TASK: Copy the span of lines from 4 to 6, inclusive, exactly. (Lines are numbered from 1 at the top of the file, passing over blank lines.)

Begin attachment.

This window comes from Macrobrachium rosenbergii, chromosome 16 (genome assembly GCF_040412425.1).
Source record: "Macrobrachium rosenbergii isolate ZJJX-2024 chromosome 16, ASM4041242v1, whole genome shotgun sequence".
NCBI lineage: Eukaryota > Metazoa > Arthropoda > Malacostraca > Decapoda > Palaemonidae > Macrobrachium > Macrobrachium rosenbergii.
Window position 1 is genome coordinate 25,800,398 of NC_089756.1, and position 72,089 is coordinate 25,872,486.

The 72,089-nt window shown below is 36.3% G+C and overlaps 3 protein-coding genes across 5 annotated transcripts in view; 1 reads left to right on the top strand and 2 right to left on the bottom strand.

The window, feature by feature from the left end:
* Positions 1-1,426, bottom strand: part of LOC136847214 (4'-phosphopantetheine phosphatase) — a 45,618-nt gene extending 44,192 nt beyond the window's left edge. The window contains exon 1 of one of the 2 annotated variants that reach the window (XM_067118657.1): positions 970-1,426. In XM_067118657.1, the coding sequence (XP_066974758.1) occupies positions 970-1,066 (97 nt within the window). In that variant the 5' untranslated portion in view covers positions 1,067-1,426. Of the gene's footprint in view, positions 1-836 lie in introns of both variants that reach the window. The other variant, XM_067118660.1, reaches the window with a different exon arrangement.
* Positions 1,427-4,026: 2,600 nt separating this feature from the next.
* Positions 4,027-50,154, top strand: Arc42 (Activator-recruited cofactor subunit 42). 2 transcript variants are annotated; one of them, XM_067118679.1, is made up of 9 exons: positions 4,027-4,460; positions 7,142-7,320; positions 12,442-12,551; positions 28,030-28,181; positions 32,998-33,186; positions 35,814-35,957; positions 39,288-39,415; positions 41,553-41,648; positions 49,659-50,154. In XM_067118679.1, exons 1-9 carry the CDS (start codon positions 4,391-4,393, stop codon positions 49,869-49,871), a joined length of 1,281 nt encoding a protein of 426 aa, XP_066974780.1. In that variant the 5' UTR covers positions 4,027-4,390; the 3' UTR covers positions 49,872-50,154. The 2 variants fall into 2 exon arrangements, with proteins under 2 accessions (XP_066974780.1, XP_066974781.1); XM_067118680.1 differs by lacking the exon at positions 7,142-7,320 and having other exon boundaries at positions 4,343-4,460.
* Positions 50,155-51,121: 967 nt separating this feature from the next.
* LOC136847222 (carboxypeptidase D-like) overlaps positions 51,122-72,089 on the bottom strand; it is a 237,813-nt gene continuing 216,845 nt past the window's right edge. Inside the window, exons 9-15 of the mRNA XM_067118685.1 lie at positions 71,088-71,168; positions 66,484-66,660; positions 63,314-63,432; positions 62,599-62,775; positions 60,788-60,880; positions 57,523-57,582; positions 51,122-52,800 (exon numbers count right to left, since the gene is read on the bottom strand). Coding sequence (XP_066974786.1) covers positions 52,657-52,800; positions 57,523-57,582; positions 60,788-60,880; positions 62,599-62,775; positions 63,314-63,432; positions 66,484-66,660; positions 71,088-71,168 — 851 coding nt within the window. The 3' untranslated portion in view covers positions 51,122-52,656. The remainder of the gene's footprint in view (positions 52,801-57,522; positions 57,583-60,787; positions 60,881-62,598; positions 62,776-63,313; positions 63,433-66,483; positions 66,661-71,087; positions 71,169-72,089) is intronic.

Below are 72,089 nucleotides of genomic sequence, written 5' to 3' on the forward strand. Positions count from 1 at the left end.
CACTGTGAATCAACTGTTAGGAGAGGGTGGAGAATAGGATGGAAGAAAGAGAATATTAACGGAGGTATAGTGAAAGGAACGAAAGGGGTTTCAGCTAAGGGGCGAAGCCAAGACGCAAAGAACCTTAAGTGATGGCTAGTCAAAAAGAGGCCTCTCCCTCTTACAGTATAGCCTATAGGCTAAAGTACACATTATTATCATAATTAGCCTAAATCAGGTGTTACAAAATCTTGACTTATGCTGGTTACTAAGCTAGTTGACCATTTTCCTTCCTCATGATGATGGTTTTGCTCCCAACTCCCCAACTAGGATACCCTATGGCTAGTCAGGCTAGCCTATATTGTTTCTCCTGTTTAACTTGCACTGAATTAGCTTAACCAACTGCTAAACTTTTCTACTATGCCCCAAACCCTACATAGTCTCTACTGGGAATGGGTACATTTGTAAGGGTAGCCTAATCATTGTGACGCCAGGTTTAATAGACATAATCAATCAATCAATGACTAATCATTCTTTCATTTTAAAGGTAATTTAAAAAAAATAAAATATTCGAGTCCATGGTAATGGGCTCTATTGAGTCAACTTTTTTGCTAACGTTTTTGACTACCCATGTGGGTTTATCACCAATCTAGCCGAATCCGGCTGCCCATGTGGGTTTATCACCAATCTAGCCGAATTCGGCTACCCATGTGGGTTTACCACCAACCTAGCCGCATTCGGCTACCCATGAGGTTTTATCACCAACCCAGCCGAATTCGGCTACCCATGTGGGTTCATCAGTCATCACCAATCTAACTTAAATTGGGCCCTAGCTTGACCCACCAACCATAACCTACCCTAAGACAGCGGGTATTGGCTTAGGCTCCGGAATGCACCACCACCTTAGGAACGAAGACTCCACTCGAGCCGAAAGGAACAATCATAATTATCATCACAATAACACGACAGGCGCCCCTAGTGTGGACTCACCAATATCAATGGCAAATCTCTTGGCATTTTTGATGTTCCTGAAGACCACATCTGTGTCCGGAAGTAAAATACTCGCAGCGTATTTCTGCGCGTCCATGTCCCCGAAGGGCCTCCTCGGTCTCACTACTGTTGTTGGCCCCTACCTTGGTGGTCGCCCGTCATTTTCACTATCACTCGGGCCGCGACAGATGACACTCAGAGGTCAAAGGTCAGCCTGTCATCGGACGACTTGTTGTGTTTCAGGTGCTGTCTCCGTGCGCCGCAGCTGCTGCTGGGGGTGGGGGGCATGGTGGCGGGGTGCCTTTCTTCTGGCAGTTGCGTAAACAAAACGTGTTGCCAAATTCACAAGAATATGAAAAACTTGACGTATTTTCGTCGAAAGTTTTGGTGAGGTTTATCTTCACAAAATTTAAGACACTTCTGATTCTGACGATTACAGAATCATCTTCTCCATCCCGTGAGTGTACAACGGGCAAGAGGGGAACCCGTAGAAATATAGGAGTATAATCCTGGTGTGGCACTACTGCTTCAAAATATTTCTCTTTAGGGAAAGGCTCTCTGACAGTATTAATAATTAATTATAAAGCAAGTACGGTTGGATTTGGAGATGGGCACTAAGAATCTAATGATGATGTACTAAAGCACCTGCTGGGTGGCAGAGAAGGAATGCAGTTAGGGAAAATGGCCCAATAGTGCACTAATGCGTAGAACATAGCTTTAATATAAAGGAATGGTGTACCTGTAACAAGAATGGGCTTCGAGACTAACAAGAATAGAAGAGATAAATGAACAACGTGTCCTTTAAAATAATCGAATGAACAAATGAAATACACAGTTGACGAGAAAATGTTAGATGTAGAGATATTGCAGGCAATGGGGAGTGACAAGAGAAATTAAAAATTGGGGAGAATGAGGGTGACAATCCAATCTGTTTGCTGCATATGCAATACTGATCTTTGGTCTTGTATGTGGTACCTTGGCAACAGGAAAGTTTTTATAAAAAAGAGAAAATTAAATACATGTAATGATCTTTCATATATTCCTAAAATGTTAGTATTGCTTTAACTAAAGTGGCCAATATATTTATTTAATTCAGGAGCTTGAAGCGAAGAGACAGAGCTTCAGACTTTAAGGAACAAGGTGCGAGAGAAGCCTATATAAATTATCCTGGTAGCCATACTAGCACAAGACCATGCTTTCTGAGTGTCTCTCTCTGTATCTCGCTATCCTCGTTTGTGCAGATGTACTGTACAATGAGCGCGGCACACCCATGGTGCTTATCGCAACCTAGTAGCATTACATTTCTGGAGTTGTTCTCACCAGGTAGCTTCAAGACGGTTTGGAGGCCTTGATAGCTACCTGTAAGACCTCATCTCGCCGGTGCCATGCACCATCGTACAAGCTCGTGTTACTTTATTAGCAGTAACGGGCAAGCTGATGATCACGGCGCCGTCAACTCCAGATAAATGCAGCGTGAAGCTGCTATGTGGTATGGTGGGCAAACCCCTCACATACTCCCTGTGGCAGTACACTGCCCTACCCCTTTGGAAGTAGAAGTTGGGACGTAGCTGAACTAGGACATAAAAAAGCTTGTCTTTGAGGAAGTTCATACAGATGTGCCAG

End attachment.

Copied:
Window position 1 is genome coordinate 25,800,398 of NC_089756.1, and position 72,089 is coordinate 25,872,486.

The 72,089-nt window shown below is 36.3% G+C and overlaps 3 protein-coding genes across 5 annotated transcripts in view; 1 reads left to right on the top strand and 2 right to left on the bottom strand.

The window, feature by feature from the left end: